e enjte, shkurt 21, 2008

Gjirokaster, Kukes and Malesia e Madhe

This will be the last post on Two Vagabonds in Albania, a thoroughly enjoyable book and great insight into life in Albania almost 100 years ago.

Page 147
“Banishment to Gjinokaster ( Gjirokaster) is as awful a punishment for a northerner as banishment to Kruja in the north is a fate dreaded by the southerner. The average traveller returns charmed by the readiness of Albanian hospitality to foreigners, but one must not overlook the fact that Albanians themselves who will travel cheerfully to America, dislike intensely being transferred to other parts of their own land.”

Page 152
“I do not think that there can be any other town in the world quite like Gjinokastra ( Gjirokaster). It has parts of the element of a fairyland…

Gjirokaster is the birth place of Enver Hoxha. I have never visited it, but I am told it is a beautiful town.

Page 60 –
“ From creepies and crawlies and lang-leggity basties(beasties) and things that go bump in the night, Good Lord, deliver us,” says the old Scotch ( Surely Scots or Scottish please!!! – Scotch is a drink!)petition.
Well don’t sleep at Kjuks (Kukes), because there He won’t – not from any of ‘em!”

Malesia e Madhe
Page 238
The conversation turned to family affairs and our host with a laugh pointed to the first lad.
“Manners are degenerating,” he said. “See, there is my son. He is seventeen, his wife is seventeen also, and, will you believe me, he doesn’t beat her? He’s getting soft. Aha! The good old times are going.”
The other lad had a stool near the fire and at once fell into conversation with the women. This surprised us, for hitherto in Albania we had seen no man who considered it worth his while to exchange any unnecessary words with the womenfolk. However, looking closer, we began to doubt the sex of this person, and the hairdresser confirmed our suspicion.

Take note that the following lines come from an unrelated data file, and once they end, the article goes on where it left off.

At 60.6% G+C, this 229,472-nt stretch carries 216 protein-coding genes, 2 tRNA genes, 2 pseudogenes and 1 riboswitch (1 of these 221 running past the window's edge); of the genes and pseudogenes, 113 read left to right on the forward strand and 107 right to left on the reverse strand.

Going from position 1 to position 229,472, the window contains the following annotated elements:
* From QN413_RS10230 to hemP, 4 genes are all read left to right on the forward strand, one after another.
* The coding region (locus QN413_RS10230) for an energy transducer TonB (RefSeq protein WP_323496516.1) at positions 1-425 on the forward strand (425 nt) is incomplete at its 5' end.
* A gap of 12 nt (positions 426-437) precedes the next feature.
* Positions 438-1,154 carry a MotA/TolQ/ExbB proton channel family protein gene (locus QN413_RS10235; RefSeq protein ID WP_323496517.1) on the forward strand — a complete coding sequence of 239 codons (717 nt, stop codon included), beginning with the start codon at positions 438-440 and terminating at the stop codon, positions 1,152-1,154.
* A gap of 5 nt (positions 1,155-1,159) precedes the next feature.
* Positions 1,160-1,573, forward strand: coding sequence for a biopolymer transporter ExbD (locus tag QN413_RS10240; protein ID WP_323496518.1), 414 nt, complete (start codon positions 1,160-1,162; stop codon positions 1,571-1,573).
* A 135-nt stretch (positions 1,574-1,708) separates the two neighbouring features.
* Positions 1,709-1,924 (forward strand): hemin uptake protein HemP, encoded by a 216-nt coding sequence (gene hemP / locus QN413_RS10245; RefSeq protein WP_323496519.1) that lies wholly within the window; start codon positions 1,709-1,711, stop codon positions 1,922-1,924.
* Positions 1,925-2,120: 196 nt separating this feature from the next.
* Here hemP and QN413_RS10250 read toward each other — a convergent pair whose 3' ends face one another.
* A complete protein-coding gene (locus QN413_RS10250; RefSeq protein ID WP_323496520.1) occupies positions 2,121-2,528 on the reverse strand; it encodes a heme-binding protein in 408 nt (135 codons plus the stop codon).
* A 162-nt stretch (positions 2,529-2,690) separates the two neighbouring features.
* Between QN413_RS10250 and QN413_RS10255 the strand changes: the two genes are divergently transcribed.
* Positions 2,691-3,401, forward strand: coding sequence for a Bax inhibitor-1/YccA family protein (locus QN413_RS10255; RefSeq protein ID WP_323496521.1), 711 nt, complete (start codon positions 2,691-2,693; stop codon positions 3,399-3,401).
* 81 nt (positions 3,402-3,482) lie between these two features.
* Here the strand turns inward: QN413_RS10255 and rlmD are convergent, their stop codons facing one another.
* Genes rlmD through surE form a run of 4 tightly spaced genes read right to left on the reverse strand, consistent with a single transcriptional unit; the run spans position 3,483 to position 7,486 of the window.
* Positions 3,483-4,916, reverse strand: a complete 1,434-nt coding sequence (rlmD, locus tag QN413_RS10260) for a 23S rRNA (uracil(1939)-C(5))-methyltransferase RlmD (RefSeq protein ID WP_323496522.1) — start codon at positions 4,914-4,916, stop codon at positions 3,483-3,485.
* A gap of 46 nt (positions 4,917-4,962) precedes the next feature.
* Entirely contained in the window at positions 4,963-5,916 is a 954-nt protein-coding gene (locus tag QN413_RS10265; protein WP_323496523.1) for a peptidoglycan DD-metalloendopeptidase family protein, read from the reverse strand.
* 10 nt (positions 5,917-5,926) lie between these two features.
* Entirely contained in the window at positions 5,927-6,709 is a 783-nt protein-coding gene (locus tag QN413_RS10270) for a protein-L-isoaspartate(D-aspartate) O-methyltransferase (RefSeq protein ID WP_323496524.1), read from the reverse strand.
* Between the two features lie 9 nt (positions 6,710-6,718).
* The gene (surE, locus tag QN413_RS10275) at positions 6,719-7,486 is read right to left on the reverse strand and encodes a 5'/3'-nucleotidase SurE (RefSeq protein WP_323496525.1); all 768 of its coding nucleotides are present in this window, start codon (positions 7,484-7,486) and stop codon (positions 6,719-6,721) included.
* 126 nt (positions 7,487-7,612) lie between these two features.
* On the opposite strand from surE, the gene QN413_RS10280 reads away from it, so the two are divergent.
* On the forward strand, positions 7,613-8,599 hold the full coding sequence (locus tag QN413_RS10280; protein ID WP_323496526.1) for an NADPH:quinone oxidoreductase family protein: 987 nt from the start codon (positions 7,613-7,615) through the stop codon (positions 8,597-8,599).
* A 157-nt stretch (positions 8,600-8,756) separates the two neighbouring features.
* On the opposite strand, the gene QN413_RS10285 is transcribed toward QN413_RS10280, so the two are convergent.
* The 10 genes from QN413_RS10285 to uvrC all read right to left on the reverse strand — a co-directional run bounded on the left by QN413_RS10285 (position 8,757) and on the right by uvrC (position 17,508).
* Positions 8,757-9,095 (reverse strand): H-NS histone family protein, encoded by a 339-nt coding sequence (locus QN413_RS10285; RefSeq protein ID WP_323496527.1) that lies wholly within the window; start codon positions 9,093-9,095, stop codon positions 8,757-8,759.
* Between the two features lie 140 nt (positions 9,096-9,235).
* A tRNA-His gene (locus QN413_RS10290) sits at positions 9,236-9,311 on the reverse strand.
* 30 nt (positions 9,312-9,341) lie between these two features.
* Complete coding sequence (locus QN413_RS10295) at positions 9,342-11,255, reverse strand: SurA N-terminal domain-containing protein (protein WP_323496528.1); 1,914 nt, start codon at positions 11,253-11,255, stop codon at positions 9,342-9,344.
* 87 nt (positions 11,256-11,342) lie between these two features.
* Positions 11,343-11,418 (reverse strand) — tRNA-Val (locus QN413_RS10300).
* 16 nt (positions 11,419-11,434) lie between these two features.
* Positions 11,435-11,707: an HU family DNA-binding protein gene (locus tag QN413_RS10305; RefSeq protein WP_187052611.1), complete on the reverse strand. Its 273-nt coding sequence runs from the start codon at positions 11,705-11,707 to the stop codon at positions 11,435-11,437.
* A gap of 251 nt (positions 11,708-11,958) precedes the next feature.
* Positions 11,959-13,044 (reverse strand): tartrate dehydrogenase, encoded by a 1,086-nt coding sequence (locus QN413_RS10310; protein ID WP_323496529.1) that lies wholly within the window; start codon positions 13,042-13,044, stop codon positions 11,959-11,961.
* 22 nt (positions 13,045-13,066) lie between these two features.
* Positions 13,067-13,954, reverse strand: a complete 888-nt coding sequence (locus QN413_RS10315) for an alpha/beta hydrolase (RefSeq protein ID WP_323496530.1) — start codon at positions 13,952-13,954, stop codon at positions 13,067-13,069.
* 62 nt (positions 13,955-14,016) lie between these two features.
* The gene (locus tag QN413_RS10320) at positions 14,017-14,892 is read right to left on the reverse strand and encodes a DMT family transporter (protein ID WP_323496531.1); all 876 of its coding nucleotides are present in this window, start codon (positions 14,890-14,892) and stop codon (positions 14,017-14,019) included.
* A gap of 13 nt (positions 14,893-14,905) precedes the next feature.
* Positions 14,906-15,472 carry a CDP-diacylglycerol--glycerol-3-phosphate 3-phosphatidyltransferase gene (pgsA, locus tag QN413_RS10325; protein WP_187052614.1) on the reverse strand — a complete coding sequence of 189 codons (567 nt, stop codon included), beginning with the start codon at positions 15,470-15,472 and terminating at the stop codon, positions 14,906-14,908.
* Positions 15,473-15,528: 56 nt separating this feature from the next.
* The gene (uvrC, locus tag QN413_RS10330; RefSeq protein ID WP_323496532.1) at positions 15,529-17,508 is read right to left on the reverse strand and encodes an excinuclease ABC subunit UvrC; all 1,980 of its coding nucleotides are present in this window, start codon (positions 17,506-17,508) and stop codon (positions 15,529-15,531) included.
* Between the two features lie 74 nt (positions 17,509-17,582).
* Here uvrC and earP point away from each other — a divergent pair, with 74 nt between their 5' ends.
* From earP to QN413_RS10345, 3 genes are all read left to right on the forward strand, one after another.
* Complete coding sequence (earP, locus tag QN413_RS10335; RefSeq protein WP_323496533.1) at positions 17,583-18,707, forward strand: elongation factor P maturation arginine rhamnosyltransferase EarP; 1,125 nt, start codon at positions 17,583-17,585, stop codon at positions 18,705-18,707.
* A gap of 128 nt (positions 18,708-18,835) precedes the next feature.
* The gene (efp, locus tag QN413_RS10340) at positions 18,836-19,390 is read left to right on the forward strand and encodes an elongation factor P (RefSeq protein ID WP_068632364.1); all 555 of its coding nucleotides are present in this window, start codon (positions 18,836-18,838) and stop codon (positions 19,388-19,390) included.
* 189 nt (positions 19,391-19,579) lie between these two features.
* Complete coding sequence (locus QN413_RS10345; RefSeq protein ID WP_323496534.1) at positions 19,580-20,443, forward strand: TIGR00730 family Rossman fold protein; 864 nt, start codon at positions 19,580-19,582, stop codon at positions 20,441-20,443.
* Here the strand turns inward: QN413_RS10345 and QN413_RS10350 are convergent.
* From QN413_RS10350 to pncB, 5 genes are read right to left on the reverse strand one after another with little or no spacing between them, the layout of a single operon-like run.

“That girl,” he said, “has vowed never to marry, so she dresses like a man, and does man’s work.”
“But if she breaks her vow,” we said” does her family pursue her and kill her?”
“She doesn’t ever break her vow,” said the hairdresser; “she would be too ashamed to.”

My wife had a relation, cousin of an aunt or something like that, who was the 7th daughter in a family. (if I remember correctly) there were no sons, and she dressed like a man. She attended (uninvited) our wedding and ended up drinking everyone under the table and dancing on the tables. She drank and smoked as much as anyone I have ever known, and was far more of a man than some men I know!
However, she was not a sworn virgin - she apparantely just liked dressing that way! 8-|

“cigarette papers and salt are the two things most lacking in these regions. On their ride the English police officers had encountered a woman who was making a two and a half day’s journey down to Scutari (Shkoder) solely in order to sell a dozen eggs with which to purchase sixpennyworth of salt.”

and finally....a comment on religion...
Page 150
“Religions in Albania can be fundamentally political rather than spiritual; the pushing commercial Christian detests the dominance of the more valiant though more conservative Moslem. Indeed, the Albanian might be held up as an example to the world of religious tolerance were it not so largely the result of religious indifference. Undoubtedly, the Albanian Christian owes what fervour he has as much to a spirit of opposition against the Moslem as to any real devotional impulse.”

Hmmm...let me see...I don't quite understand the reasoning here.
The Albanian Christian is indifferent or fervent? Surely he cannot be both. He seems to "detest" or have a "hatred" of muslim people rather than a "hatred" of their belief(Islam)! Yet this is the only reference in over 300 pages to this "problem" and is not backed up with any example or further information!
Maybe they were going to write about it in another book that was never published!!

Please see here for more information on Jan and Cora Gordon.

1 koment:

Anonim tha...

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